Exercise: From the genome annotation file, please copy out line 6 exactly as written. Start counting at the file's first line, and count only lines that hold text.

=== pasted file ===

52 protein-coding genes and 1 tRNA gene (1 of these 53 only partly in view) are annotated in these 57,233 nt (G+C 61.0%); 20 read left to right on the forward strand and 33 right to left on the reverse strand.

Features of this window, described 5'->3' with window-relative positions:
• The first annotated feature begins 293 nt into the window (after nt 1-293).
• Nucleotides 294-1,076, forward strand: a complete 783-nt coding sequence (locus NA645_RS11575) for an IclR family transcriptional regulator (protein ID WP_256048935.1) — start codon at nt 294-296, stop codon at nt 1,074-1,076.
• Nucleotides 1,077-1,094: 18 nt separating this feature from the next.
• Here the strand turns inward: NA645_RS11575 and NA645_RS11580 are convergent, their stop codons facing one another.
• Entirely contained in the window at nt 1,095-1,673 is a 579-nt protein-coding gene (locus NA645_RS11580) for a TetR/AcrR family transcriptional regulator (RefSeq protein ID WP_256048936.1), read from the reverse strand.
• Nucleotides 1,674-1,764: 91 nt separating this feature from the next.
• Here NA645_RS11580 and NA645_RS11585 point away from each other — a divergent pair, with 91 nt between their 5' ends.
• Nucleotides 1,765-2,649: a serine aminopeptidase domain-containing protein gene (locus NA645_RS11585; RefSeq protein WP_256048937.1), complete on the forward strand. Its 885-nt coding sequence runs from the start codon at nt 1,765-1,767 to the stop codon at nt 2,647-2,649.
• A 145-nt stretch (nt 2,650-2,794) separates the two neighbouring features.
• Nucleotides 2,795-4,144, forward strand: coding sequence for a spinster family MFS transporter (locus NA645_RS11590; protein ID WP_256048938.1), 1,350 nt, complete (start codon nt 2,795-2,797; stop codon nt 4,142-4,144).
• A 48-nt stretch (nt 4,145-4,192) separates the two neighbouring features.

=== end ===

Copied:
• Here the strand turns inward: NA645_RS11575 and NA645_RS11580 are convergent, their stop codons facing one another.